My prayer is to be able to say the same thing. “My God can and will lead me into love. But even if God does not, I am still standing tall.” And, as I am whispering these words to myself, to also be hitting the button on my laptop to buy my plane ticket.

What has happened for you when you’ve prayed this kind of prayer?

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Love Comes Around

image by StuartMiles/freedigitalphotos.net

image by StuartMiles/freedigitalphotos.net

This has been an eventful week in the lives of my friends.

One friend, a 40-something who started dating very late in life, has been seeing her guy for two years. This week they sent out the Save the Dates. She met him at church. He is older, a young Christian, physically not “her type,” and generally not anything like what she thought she might be looking for. But he gives her the kind of good love for which we have spent years praying.

Another friend, who is closing in on 40, has been dating her guy for a month.  After a very sweet and thoughtful thing he did, she realized she has found the man who may be the man she will spend the rest of her life with here on earth.  Bonus–he feels the same. She met him on Tinder (which, it turns out, is not just for hookups), after a series of dates with other people that were duds. He’s a couple of years older than she is, has never been married and has no children. He’s not single because he’s got a ton of issues, but rather because he took extended time to not date while he worked on his issues. My friend had no idea such a man existed.

A different friend in her late-40s came to the realization that the guy she has been seeing–who does things like drive down from Richmond to Durham on the weekends and sleep at her friends’ home to safeguard her reputation–is a keeper. She is afraid of the finality of marriage but wants to love him more than she wants to remain in her zone of safety. After much patience on his part, she is letting him know she is ready to commit. They met on Christian Mingle and have been together for three years. In age, temperament and education, he is totally different than the man she imagined God might have for her.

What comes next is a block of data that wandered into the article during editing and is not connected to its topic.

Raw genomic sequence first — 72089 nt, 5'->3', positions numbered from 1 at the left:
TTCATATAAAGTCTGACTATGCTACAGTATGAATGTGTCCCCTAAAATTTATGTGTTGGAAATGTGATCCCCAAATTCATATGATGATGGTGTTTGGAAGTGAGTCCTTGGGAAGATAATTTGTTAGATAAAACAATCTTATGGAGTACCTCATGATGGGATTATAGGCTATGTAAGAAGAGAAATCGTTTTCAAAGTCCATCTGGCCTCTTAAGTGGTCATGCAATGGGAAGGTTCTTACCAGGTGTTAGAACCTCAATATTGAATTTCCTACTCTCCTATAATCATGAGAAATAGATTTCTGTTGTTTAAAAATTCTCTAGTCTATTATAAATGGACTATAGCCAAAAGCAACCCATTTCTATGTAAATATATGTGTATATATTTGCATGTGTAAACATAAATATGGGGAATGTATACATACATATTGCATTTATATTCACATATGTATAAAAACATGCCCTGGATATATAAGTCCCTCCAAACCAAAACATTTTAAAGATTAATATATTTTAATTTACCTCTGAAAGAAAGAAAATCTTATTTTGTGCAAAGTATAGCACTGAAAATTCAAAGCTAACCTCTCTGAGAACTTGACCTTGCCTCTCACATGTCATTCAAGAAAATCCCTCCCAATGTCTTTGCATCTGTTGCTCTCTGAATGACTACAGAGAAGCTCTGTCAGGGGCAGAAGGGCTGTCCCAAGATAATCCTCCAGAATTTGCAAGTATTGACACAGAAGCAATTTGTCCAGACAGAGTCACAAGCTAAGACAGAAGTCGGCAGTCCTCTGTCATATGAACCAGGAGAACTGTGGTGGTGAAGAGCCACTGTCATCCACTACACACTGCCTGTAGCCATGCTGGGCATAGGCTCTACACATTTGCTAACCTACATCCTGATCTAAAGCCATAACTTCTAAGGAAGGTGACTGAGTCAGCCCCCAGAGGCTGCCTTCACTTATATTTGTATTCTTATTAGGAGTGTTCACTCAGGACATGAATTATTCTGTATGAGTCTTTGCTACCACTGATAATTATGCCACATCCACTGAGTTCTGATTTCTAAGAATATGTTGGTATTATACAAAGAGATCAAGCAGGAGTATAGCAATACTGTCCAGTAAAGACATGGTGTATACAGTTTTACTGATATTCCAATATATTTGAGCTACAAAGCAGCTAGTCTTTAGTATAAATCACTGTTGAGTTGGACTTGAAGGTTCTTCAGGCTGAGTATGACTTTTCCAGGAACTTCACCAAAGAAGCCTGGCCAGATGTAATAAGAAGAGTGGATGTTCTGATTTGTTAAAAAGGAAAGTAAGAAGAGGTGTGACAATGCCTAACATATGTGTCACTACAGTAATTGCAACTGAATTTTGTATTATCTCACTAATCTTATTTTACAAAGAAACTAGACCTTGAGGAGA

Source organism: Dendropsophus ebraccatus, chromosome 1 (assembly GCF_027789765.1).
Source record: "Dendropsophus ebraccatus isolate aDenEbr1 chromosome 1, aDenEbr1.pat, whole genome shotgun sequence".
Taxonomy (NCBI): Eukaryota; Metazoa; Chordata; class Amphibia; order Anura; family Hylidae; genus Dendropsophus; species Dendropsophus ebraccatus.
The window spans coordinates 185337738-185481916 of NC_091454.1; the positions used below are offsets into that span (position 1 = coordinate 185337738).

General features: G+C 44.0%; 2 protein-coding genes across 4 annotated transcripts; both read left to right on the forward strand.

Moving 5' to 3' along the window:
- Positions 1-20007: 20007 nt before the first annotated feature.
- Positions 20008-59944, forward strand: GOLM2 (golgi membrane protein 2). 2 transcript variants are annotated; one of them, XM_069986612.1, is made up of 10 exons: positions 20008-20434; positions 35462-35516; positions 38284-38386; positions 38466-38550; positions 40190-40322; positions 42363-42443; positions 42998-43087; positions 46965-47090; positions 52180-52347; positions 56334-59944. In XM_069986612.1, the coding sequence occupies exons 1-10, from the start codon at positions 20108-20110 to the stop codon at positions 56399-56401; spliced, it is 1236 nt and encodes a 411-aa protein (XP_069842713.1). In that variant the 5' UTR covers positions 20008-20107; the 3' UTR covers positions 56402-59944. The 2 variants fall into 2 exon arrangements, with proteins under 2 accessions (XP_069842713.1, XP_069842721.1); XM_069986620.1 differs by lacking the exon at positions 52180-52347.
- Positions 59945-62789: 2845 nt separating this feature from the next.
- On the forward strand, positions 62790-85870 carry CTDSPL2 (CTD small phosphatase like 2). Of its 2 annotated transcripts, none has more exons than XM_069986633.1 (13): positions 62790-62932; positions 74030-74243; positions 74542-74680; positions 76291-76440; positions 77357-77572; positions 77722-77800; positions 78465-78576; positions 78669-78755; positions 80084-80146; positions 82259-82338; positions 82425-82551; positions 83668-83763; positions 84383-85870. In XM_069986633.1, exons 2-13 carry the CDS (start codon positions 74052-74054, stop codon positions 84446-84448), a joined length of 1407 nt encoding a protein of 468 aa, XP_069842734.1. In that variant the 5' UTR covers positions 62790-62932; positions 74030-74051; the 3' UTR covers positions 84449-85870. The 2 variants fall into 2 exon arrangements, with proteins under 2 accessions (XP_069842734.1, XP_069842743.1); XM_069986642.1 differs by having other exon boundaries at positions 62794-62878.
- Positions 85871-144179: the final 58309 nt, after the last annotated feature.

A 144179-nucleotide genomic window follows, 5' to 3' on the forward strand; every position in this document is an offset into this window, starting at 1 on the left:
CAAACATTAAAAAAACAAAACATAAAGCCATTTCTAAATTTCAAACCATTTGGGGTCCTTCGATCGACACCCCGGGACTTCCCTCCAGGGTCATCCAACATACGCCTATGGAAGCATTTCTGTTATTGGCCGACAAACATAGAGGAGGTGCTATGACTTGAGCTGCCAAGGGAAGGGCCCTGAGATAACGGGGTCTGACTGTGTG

My roommate, who is in her early 30s, has never been on an official date. Naturally, I have been her biggest encourager to break that habit sooner rather than later. She’s been feeling confident and beautiful lately and this week decided to join an online dating site for the first time ever–which she previously swore was not for her. Within one day she had made contact with a suitable man who immediately locked in a date with her five days in the future. I assured her it was very rare indeed for an online suitor to be that direct and intentional about getting together. In a matter of hours now, she will have crossed the dating line and begun life’s great adventure–the search for a healthy loving relationship with another.

Being a woman who loves love, I am elated by all the love blossoming around me. It encourages me to live with expectancy. Love is there to be found in many different places, on many different websites and in many different guises. Oh, for the openness, courage and resilience to continue to look for it.